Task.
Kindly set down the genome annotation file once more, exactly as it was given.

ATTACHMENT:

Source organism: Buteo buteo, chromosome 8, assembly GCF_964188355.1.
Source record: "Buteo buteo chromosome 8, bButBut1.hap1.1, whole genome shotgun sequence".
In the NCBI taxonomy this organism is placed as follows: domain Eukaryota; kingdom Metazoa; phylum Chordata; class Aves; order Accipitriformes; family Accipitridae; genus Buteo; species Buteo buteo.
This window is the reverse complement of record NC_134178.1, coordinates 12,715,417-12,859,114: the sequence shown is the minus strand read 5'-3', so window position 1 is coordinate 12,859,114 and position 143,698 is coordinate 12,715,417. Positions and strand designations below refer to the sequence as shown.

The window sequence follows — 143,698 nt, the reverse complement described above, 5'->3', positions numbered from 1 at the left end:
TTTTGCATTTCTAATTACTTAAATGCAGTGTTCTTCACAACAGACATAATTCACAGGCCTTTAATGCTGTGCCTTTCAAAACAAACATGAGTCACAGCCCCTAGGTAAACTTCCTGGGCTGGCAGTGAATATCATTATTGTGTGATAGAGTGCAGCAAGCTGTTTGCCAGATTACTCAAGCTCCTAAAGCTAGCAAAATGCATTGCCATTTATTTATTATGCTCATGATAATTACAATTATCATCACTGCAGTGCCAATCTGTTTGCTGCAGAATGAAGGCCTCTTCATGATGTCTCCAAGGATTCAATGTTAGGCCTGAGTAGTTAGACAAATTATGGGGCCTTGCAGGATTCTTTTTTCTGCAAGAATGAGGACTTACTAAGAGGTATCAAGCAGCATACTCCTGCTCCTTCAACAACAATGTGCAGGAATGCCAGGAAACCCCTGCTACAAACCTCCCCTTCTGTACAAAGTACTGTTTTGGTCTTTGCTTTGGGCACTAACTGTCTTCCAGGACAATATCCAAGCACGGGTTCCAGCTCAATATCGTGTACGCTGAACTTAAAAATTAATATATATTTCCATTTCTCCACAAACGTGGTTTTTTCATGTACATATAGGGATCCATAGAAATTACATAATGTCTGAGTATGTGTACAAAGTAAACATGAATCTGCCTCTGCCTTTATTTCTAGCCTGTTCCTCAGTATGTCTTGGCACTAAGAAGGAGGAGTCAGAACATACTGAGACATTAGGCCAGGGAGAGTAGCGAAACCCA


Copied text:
Source organism: Buteo buteo, chromosome 8, assembly GCF_964188355.1.
Source record: "Buteo buteo chromosome 8, bButBut1.hap1.1, whole genome shotgun sequence".
In the NCBI taxonomy this organism is placed as follows: domain Eukaryota; kingdom Metazoa; phylum Chordata; class Aves; order Accipitriformes; family Accipitridae; genus Buteo; species Buteo buteo.
This window is the reverse complement of record NC_134178.1, coordinates 12,715,417-12,859,114: the sequence shown is the minus strand read 5'-3', so window position 1 is coordinate 12,859,114 and position 143,698 is coordinate 12,715,417. Positions and strand designations below refer to the sequence as shown.

The window sequence follows — 143,698 nt, the reverse complement described above, 5'->3', positions numbered from 1 at the left end:
TTTTGCATTTCTAATTACTTAAATGCAGTGTTCTTCACAACAGACATAATTCACAGGCCTTTAATGCTGTGCCTTTCAAAACAAACATGAGTCACAGCCCCTAGGTAAACTTCCTGGGCTGGCAGTGAATATCATTATTGTGTGATAGAGTGCAGCAAGCTGTTTGCCAGATTACTCAAGCTCCTAAAGCTAGCAAAATGCATTGCCATTTATTTATTATGCTCATGATAATTACAATTATCATCACTGCAGTGCCAATCTGTTTGCTGCAGAATGAAGGCCTCTTCATGATGTCTCCAAGGATTCAATGTTAGGCCTGAGTAGTTAGACAAATTATGGGGCCTTGCAGGATTCTTTTTTCTGCAAGAATGAGGACTTACTAAGAGGTATCAAGCAGCATACTCCTGCTCCTTCAACAACAATGTGCAGGAATGCCAGGAAACCCCTGCTACAAACCTCCCCTTCTGTACAAAGTACTGTTTTGGTCTTTGCTTTGGGCACTAACTGTCTTCCAGGACAATATCCAAGCACGGGTTCCAGCTCAATATCGTGTACGCTGAACTTAAAAATTAATATATATTTCCATTTCTCCACAAACGTGGTTTTTTCATGTACATATAGGGATCCATAGAAATTACATAATGTCTGAGTATGTGTACAAAGTAAACATGAATCTGCCTCTGCCTTTATTTCTAGCCTGTTCCTCAGTATGTCTTGGCACTAAGAAGGAGGAGTCAGAACATACTGAGACATTAGGCCAGGGAGAGTAGCGAAACCCA